Top Ten

March 27, 2015

PEI student reportedly arrested, released due to suspected terrorism link

RCMP on Tuesday arrested Seyed Amir Hossein Raisolsadat, reportedly a chemistry student at the University of Prince Edward Island, on the suspicion that he might commit a terrorism-related offence. Raisolsadat was later released on the condition that he remain in the province, abstain from possessing a firearm, and that he report to RCMP on a weekly basis. UPEI has not released an official statement; however, the National Post reports that the institution sent a letter to faculty informing them that media reports had linked a student to a police investigation. The letter, from VP Academic Christian Lacroix, said that “at this time, UPEI has not been contacted by any law enforcement agencies about this matter.” Siavash Samei, President of UPEI’s Iranian Society, said that “in my personal knowledge, Raisolsadat is a good boy from a good, educated family. He is a talented person and I believe this recent issue is a misunderstanding.” The RCMP’s decision to pursue a peace bond in the case is unusual. University of Ottawa professor Wesley Wark said, “peace bonds are meant to be a more flexible tool so that you don’t end up putting someone behind bars who shouldn’t be behind bars. There will be cases where you have reasonable grounds to suspect a person might engage in terrorism but you don’t have all the evidence to bring to court to lead a successful conviction.” Raisolsadat is scheduled to appear in court on April 20. National Post | CBC

WLU Brantford students campaign for a library

A group of students at Wilfrid Laurier University’s Brantford campus have launched a campaign to raise awareness of the need for a library. Luc Daviau, who helped organize the campaign, said, “the main focus is to raise awareness. There are other schools with the same number of students who have a library structure.” Currently, the campus maintains a partnership with the neighbouring Brantford Public Library, which houses 10,000 volumes in the WLU collection as well as providing access to the combined catalogues of the WLU, University of Guelph, and University of Waterloo libraries. WLU Brantford also offers a digital learning commons, which opened last year. Daviau said that the current facilities are “fairly sufficient” but that there is still a need for a dedicated library space, as well as for more quiet study spaces. Brian Rosborough, Senior Executive Officer at WLU Brantford, said that a library had been identified by students as a priority, behind improved athletic facilities. “A library is the next big thing on our list of infrastructure that will make our campus complete,” he said; however, he noted that such a project is likely still a couple of years away. Brantford Expositor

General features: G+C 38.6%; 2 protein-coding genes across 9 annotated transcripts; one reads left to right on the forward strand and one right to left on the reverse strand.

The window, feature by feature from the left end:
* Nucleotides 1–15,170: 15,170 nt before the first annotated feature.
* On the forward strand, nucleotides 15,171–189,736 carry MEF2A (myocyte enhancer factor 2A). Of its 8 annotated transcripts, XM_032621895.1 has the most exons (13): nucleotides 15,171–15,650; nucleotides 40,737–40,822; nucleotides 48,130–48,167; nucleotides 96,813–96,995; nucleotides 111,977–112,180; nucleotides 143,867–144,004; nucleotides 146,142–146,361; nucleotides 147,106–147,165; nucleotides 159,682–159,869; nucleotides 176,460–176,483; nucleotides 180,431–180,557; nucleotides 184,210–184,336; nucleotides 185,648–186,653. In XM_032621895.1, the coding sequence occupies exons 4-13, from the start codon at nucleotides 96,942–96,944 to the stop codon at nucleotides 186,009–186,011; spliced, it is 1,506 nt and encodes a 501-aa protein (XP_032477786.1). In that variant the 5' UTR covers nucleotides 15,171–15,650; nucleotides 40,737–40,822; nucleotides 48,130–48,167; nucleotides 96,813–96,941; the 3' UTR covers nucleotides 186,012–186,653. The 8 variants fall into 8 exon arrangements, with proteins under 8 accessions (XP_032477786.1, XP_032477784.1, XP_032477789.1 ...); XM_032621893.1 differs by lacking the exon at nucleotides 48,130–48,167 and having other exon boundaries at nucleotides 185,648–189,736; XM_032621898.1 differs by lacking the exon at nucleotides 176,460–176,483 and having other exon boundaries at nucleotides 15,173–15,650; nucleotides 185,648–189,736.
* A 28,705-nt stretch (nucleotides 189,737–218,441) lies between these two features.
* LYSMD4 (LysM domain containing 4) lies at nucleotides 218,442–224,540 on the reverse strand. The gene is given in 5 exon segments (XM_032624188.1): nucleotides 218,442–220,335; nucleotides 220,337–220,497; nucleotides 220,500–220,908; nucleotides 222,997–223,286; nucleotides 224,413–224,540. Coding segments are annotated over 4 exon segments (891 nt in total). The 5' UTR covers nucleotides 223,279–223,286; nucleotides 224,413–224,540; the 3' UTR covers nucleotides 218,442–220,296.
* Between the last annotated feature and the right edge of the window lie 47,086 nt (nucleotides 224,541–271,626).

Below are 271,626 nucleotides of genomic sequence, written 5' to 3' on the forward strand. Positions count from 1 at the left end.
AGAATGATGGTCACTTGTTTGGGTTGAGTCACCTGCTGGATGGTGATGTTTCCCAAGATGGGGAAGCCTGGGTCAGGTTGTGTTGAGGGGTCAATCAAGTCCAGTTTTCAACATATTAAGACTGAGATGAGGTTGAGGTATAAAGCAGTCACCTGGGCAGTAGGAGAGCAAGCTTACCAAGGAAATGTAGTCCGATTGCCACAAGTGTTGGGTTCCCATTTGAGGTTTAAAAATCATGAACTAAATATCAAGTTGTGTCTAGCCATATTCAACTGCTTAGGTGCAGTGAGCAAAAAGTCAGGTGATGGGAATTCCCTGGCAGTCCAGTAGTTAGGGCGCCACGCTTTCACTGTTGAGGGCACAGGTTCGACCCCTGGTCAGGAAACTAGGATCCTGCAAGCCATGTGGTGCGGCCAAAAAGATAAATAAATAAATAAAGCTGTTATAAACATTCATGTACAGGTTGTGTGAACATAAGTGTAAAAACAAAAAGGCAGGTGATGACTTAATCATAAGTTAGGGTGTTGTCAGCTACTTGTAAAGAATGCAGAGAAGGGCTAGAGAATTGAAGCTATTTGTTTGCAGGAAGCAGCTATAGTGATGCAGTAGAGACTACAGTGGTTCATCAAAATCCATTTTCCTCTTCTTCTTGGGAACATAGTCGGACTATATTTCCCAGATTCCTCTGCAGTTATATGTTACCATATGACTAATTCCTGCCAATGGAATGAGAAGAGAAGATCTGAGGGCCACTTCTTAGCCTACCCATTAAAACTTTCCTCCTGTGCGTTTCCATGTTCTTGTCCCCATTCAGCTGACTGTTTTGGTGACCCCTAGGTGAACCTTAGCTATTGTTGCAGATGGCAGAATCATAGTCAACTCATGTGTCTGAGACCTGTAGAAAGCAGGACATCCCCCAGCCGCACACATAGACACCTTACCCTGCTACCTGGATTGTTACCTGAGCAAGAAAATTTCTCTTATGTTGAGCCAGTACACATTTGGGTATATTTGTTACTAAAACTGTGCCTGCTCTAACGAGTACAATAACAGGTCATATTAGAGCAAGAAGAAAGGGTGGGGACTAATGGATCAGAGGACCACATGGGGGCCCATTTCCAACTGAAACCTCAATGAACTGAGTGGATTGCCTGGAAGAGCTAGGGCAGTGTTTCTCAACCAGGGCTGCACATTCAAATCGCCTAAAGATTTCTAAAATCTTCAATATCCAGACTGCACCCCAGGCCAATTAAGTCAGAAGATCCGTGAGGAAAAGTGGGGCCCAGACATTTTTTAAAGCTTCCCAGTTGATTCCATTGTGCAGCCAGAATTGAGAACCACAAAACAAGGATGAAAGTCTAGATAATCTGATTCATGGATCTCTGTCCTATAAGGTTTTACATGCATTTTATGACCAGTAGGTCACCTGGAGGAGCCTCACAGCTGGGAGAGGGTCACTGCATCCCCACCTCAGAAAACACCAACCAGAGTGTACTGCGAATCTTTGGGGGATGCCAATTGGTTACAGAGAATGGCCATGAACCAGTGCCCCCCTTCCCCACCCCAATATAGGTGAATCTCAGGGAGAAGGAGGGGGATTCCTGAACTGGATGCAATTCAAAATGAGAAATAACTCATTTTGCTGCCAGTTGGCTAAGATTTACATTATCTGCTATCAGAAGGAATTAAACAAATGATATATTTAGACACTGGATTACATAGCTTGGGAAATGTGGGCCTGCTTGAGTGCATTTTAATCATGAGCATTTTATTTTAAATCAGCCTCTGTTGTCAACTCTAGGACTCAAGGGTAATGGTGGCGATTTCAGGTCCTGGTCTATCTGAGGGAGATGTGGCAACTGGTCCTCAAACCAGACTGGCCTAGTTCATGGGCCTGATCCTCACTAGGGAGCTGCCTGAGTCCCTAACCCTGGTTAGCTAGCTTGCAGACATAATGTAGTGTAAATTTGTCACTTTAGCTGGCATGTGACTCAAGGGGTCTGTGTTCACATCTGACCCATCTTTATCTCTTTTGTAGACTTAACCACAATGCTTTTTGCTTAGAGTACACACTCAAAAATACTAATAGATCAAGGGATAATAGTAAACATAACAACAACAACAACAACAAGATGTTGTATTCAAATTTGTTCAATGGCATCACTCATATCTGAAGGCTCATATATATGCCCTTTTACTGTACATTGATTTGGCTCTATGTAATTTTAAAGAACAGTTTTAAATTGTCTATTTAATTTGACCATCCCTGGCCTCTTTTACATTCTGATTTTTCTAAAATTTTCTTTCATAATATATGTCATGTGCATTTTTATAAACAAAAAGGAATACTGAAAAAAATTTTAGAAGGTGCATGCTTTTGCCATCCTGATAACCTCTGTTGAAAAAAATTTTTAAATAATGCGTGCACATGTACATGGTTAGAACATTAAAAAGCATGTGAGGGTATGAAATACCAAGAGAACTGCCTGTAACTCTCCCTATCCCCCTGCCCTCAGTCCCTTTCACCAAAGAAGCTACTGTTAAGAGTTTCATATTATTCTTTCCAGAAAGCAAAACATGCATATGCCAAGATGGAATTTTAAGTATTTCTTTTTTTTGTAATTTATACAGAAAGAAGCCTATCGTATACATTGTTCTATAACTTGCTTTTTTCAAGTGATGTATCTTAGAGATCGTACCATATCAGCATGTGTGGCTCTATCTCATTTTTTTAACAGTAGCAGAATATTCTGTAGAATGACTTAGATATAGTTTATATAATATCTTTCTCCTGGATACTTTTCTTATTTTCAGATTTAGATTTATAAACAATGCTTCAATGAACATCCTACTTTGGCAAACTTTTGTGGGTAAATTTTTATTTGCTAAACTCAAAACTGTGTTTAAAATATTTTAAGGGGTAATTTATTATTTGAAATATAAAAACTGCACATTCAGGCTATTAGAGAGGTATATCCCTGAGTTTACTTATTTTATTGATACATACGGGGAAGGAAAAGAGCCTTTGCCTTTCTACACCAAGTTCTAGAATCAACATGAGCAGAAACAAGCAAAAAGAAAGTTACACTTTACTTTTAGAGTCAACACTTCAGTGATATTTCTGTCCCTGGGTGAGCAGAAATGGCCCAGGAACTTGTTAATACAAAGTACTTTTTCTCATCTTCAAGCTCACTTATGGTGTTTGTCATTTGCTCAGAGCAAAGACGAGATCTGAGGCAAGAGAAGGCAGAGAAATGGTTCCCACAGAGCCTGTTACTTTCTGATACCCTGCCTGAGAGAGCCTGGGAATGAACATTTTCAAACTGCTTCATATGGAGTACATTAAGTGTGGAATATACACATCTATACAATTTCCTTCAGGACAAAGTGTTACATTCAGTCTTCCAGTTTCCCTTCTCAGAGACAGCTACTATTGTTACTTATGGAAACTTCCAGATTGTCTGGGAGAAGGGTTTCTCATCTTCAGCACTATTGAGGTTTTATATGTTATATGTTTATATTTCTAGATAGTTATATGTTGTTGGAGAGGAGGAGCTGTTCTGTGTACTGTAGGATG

NSCC board approves tuition increase for most programs

The board of governors at Nova Scotia Community College has approved a tuition increase. For most programs, tuition will increase by 3%; this will amount to, on average, a $90 annual increase per student. Tuition will not increase for recording arts, health information management, certified welding, gas technician, heavy equipment operator, process operations 4th class, or aviation programs. NSCC President Don Bureaux said, “I know any increase makes a difference for our students. This additional revenue will help us to continue to provide high-quality programming that supports student success for years to come. As part of our commitment to maintain a balanced budget, we will also continue to find ways to reduce administrative costs without impacting our learning environment.” In a news release, Students Nova Scotia VP College Affairs Scott Byrne said, “it’s wrong that the provincial government continues to allow the cost of community college education to rise and it’s wrong that they do not consult student associations in advance of these decisions.” NSCC News Release | StudentsNS News Release